"Aleksan Dakrmnjyan, a survivor of the Syrian Civil War, settled in the Armenian capital with his family in 2013 and managed to start his own business. For him the key to success is optimism, and the choice to never look back to the past.
'If you look back, you can’t see your future,' Dakrmnjyan says.
After going through many difficulties on the road to a new life, today Aleksan Dakrmnjyan owns a vehicle repair and maintenance center in one of the suburbs in Yerevan. The center has acquired a solid reputation in the last three years and attracted many customers. Syrian-Armenian artisans have a good reputation in Armenia, and many locals appreciate their honest and loyal work.
'My customers love me,' says Aleksan Dakrmnjyan, an auto-electrician by profession. 'Especially when they know I am from Syria, they trust and respect me, and I am very content with them. I love Armenia very much. Throughout these past five years, no one has ever harmed us. Just the opposite, everyone helps us, treats us well and respects us,'
The hospitality and open-heartedness of local people charmed Dakrmnjyan since his first days in Armenia.
'People always want to treat me well to show appreciation for my work,' he continues happily. 'They bring good drinks, or they want to do some other good thing for me, but I am just doing my job.'
It has taken a lot out of Dakrmnjyan to put what he went through in 2013 behind him. His house and workshop were bombarded by armed groups in Aleppo; the furious faces and threats from armed forces on the way to the Turkish border linger in his memory, as do distressing thoughts about life and death. Shortly after arriving in Yerevan, he again had to make a tough choice and his family for a year. He went to the Netherlands to find a job, to help his family start from scratch after having lost all their property in Aleppo.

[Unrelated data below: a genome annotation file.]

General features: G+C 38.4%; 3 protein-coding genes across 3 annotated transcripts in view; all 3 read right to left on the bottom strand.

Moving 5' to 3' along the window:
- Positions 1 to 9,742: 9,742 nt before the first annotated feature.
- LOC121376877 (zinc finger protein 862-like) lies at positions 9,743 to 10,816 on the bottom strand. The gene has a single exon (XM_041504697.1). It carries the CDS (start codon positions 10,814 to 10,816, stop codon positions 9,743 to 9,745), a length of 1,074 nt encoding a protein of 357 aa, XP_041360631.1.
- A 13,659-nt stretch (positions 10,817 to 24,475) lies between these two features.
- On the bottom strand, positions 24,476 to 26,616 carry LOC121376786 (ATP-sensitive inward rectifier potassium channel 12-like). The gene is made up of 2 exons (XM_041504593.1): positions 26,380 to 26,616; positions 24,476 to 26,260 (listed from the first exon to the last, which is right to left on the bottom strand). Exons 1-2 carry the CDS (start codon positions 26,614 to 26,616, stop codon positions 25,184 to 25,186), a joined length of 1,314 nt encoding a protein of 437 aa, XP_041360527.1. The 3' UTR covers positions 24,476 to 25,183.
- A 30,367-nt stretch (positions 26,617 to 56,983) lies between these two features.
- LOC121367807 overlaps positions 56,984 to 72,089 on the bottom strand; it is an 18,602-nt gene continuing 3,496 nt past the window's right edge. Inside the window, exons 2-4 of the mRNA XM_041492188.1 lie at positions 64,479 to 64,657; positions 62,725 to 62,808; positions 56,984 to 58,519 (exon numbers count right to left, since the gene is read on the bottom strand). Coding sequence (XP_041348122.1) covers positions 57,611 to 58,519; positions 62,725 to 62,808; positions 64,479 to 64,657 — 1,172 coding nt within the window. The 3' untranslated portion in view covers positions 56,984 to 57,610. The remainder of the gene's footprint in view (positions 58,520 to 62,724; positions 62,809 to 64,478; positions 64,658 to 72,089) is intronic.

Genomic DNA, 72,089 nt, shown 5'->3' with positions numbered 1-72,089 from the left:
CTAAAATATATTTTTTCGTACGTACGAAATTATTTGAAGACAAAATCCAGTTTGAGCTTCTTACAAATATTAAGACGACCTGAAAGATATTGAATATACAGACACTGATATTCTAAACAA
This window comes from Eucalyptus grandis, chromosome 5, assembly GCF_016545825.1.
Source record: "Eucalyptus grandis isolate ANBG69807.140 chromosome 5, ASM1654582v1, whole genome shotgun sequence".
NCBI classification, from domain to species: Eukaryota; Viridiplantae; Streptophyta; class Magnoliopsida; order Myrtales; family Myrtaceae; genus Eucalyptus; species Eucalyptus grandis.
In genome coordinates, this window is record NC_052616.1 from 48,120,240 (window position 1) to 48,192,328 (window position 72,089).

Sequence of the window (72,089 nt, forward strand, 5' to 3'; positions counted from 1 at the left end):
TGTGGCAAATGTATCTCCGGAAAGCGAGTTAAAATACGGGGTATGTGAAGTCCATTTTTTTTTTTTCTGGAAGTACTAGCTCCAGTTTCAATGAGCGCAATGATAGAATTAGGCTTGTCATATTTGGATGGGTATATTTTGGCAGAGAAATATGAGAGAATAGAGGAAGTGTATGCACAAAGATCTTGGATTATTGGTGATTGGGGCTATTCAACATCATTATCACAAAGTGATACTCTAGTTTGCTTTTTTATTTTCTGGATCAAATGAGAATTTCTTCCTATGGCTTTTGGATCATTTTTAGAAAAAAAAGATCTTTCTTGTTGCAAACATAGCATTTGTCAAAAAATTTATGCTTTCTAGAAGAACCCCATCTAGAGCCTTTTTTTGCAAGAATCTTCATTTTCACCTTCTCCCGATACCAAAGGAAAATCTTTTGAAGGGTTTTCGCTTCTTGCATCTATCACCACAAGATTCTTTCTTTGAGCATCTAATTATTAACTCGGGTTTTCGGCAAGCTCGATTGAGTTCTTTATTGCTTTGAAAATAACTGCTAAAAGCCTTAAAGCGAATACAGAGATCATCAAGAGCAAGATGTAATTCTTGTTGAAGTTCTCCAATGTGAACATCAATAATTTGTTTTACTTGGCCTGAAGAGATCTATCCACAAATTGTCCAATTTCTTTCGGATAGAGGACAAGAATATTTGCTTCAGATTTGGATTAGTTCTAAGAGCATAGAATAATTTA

'It’s true that we faced many difficulties when fleeing from Aleppo to Armenia, but we understand that this is our home,' Aleksan says. 'There is no place better than Armenia. I have traveled through many countries, but here it is safe and secure. We've started our lives anew.'
The plans to start his own business were put in place after he returned from the Netherlands. Success finally smiled on him when he received a grant from IOM, the UN Migration Agency, to open his workshop.
'I bought tools, rented a place and started to run the workshop,' he recounts enthusiastically.
Dekrmnjyan, who saw war and sustained losses, has big plans for the future and is willing to stay in Armenia.
'Each person achieves a success in their own way,' Dakrmnjyan concludes. 'My job here is good and should get better every day. It’s true, we left our home due to war, but if you move to another country, you need to adapt one more time. You should aim to live peacefully, your mind shouldn’t dwell on the past in Syria. It’s over, you need to seek new accomplishments, a new job. You should understand how you need to set your children up to reach their goals. You always need to look ahead, not back.'"